The history of this community began between 1826 and 1833 when the Shawnee Indians were moved into this region from their settlements in the more desirable regions of Ohio and Missouri. They established themselves along the banks of the Kansas River and surrounding tributaries, including Turkey Creek in Merriam. Local missionaries were intent on upgrading the Shawnees’ lives by converting them to Christianity. The Quakers had worked hard among the Shawnees in the Ohio Valley, and as the tribe moved to lands that would become Johnson County, the Quakers followed and built a mission in 1836, located at today’s 61st and Hemlock in Merriam.
A Tennessean, David Gee Campbell, bought acreage from an Indian (Mary Parks) in what is now known as Merriam. In 1864 he moved his home to the south side of Johnson Drive near Turkey Creek. In honor of our founder, the town was named Campbellton and it had approximately 20 homes during this era, plus a few businesses including the Nall Hotel and James Walker’s Store.
Railroad development played a major role in the settlement of this area with a route from Kansas City through the Turkey Creek basin to Olathe. The railroad, at this time, was known as the “Kansas City, Fort Scott and Gulf.” In 1870, the first station in Campbellton was built and the name of the town was changed to “Merriam”, in honor of Charles Merriam, a one-time secretary/treasurer of the railway.
Merriam Park is also named for Charles Merriam. With Kansas City becoming the focal point of trade, communication and transportation and with a population of over 75,000, railroad executives saw a need for a large, well-planned amusement park and purchased 40 acres in Merriam because of the country atmosphere and quick means of transportation. The park was completed in 1880 and as an added touch, former President Grant was asked to dedicate the park. The Merriam Park was indeed a grand amusement. Costing 25 cents to enter, the park attracted more than 20,000 visitors per day. In years following, one of the park superintendents, George Kessler went on to plan the park and boulevard system of Kansas City. Much of the beauty of present-day Kansas City reflects the influence of this ingenious man, a young engineer from Germany. By the turn of the century, Kansas City had constructed is own amusements and Merriam Park went out of existence, however Hocker Grove, named after its founder RW Hocker, was another important amusement development within Merriam.
Running along the trolley line, Hocker Grove existed from 1907-1919 and contained a picnic ground, baseball field and pavilion. Today, Hocker Grove is a well sought-after neighborhood with mature trees, rolling landscape and unique homes. Merriam became the biggest town in Northeast Kansas around 1930. Four grocery stores, two hardware stores, four gas stations, three drug stores, two dry goods stores, three restaurants, a bank, two garages, two barber shops, a beauty shop, two feed and coal yards, two taverns, a lumber yard, chicken hatchery, two realty businesses, a dry cleaning store, insurance agency, two churches and a grade school all called Merriam home during this time.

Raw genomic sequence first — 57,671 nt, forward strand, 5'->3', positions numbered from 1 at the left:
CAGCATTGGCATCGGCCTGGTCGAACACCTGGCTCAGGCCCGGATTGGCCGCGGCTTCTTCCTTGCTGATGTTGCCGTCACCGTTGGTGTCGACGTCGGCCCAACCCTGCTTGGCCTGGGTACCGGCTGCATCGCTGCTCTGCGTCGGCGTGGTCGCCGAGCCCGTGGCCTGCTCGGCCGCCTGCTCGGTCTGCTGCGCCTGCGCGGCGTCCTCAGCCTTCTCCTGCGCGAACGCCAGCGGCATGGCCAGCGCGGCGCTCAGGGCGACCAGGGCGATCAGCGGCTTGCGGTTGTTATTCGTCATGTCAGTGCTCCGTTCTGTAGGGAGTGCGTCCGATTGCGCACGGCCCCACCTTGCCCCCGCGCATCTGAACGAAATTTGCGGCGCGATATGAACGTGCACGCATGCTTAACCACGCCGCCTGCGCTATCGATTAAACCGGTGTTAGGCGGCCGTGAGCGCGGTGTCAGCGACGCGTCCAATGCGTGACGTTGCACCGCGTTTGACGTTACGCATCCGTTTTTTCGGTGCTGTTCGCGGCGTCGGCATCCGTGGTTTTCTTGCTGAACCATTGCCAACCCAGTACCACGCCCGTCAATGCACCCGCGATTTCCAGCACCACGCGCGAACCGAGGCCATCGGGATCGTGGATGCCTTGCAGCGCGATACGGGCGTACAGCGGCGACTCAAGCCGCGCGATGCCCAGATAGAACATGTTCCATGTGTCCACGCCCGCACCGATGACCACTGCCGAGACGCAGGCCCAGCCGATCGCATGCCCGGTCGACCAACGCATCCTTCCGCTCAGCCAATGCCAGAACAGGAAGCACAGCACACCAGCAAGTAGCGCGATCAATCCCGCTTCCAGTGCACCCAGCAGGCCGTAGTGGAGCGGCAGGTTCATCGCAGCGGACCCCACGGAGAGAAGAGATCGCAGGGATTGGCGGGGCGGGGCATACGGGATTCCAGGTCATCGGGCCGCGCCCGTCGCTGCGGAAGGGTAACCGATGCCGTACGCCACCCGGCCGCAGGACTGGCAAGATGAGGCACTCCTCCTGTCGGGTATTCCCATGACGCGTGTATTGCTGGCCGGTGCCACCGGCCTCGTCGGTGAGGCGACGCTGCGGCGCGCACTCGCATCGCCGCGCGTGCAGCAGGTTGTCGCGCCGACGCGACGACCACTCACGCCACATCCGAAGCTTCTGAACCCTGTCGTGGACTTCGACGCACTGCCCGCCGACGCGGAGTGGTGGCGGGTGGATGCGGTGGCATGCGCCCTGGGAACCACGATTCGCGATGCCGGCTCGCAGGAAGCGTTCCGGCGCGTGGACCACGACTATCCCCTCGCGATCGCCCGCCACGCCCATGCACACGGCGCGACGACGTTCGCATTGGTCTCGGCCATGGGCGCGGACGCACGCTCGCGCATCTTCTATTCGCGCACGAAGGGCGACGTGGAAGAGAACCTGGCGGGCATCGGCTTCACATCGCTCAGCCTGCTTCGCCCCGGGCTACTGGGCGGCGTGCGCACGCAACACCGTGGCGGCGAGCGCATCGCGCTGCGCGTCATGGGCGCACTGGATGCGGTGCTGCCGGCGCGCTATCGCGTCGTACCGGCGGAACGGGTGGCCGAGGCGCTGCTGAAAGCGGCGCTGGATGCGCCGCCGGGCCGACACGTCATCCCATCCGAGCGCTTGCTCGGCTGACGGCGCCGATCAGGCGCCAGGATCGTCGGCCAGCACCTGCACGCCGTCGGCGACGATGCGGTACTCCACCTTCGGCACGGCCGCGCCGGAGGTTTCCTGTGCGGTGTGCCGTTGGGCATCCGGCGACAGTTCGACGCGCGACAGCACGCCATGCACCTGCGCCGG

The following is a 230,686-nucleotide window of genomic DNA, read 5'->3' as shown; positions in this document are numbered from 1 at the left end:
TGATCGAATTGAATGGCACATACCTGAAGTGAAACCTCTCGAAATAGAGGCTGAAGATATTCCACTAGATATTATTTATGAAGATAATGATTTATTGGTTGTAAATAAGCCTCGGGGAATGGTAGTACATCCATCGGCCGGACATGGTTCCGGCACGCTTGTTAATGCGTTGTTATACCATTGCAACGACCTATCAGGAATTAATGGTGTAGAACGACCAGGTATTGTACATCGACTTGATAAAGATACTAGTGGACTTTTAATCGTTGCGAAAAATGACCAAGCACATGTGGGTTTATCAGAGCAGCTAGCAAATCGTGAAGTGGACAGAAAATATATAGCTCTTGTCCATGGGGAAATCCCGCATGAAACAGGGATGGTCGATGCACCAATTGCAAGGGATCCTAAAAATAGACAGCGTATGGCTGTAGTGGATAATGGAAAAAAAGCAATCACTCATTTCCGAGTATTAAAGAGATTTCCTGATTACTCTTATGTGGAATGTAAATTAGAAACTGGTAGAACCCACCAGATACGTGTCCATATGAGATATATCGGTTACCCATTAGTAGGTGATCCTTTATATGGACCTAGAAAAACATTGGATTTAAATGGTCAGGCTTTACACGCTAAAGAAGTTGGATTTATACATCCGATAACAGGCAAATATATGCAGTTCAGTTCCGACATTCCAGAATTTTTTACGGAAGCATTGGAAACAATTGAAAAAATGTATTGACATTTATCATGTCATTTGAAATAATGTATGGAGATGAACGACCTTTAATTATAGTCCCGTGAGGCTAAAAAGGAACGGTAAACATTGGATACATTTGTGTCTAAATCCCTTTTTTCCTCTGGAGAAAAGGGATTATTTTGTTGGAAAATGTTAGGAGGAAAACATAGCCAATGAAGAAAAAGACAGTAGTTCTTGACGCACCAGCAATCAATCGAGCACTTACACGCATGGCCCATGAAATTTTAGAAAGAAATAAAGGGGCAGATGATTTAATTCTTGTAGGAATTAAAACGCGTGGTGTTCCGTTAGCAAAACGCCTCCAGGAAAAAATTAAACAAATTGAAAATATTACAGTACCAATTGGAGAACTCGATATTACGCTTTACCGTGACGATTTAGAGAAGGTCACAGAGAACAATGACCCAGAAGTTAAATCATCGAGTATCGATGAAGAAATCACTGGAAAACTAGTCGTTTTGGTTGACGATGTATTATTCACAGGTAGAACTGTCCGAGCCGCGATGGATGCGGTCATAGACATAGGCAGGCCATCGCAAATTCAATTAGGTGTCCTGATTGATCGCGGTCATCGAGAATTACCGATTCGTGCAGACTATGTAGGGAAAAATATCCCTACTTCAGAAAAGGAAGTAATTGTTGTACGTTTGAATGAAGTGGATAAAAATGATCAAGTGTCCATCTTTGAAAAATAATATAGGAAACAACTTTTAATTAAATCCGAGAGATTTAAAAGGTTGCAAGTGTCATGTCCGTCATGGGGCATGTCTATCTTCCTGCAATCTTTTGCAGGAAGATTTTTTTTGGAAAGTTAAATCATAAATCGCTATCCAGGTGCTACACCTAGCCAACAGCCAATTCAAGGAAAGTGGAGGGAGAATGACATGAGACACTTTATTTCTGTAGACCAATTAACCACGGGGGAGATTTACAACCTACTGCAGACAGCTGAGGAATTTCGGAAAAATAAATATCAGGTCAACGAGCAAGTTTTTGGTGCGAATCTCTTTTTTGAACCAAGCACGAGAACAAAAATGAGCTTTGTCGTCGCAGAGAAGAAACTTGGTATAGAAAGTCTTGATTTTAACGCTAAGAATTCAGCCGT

Education in Merriam was also a highly significant historical development. For 32 years, the Quaker Mission served to educate and evangelize in homes, stores and vacant buildings. Early settlers of Campbellton sent their children to the Hickory Grove School which is now Shawnee Mission North High School. As the population of Merriam increased, so too did the need for a local school. School was held for a short period in the former Lelan Wilson Hatchery until the old Gin Mill was leased for a school building in 1871 when District 79 was formed and a 2-story red brick schoolhouse was built. The building was used for many years for classes and community affairs and still stands in downtown Merriam today. In 1911, the Merriam Grade and High school was built and later served as the local community center, named in honor of former Mayor, Irene B. French.
Perhaps one of the most recognizable historic movements in education was the 1949 Webb vs. School District 90, a lawsuit filed on behalf of 39 families whose children were rejected from the white-only school, known as South Park Elementary. Corinthian Nutter, a true pioneer in desegregation, was the key witness in the lawsuit and helped create history when the Webb case paved the way for the 1954 Brown v. the Board of Education decision to remove segregation in the public school system. Click here to view an excerpt of Ms. Nutter’s comments regarding desegregation at South Park school. Education in Merriam is certainly a privilege for all, and we will forever remember and honor Ms. Nutter for her dedication and belief in equal rights for all children.
Merriam was unincorporated during much of its life. It wasn’t until 1950 that the Merriam area petitioned the Governor to become an incorporated city of the third class, with Carl Engle Sr. serving as our first Mayor. Merriam became a city of the second class in 1957. Currently, our governing body consists of a mayor plus eight members to represent four wards throughout the City. A pioneer and leader in the development of the Kansas City area, Merriam was the site of the first Bell Telephone office in Johnson County in 1908; the first public library in 1956; the first major park in Johnson County (Antioch Park in 1956); the first full-service hospital, Shawnee Mission Medical Center in 1962 and Merriam was also the first home to Johnson County Community College from 1969-1972.
Today, Merriam is a vibrant community, nestled just eight miles south of downtown Kansas City and minutes from anywhere in the metro. Although our transportation methods have progressed from trolley lines and railroads to automobiles, our area continues to grow and develop within the region.